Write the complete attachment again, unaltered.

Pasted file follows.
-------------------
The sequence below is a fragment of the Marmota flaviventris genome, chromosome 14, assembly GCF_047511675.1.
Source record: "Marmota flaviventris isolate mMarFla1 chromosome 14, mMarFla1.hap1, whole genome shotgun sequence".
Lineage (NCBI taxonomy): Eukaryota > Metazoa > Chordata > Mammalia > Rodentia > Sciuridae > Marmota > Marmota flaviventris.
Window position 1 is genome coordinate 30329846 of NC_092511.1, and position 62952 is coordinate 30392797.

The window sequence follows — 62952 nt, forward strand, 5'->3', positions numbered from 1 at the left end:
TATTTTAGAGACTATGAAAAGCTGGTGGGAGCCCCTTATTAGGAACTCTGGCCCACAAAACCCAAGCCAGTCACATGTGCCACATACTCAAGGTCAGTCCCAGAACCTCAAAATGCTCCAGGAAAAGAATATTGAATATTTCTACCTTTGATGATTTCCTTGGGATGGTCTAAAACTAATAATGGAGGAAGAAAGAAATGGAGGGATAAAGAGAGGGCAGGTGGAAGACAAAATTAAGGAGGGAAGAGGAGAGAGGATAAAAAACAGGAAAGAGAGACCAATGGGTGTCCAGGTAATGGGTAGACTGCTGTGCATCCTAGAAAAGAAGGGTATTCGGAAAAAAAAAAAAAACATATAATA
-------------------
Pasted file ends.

The sequence below is a fragment of the Marmota flaviventris genome, chromosome 14, assembly GCF_047511675.1.
Source record: "Marmota flaviventris isolate mMarFla1 chromosome 14, mMarFla1.hap1, whole genome shotgun sequence".
Lineage (NCBI taxonomy): Eukaryota > Metazoa > Chordata > Mammalia > Rodentia > Sciuridae > Marmota > Marmota flaviventris.
Window position 1 is genome coordinate 30329846 of NC_092511.1, and position 62952 is coordinate 30392797.

The window sequence follows — 62952 nt, forward strand, 5'->3', positions numbered from 1 at the left end:
TATTTTAGAGACTATGAAAAGCTGGTGGGAGCCCCTTATTAGGAACTCTGGCCCACAAAACCCAAGCCAGTCACATGTGCCACATACTCAAGGTCAGTCCCAGAACCTCAAAATGCTCCAGGAAAAGAATATTGAATATTTCTACCTTTGATGATTTCCTTGGGATGGTCTAAAACTAATAATGGAGGAAGAAAGAAATGGAGGGATAAAGAGAGGGCAGGTGGAAGACAAAATTAAGGAGGGAAGAGGAGAGAGGATAAAAAACAGGAAAGAGAGACCAATGGGTGTCCAGGTAATGGGTAGACTGCTGTGCATCCTAGAAAAGAAGGGTATTCGGAAAAAAAAAAAAAACATATAATA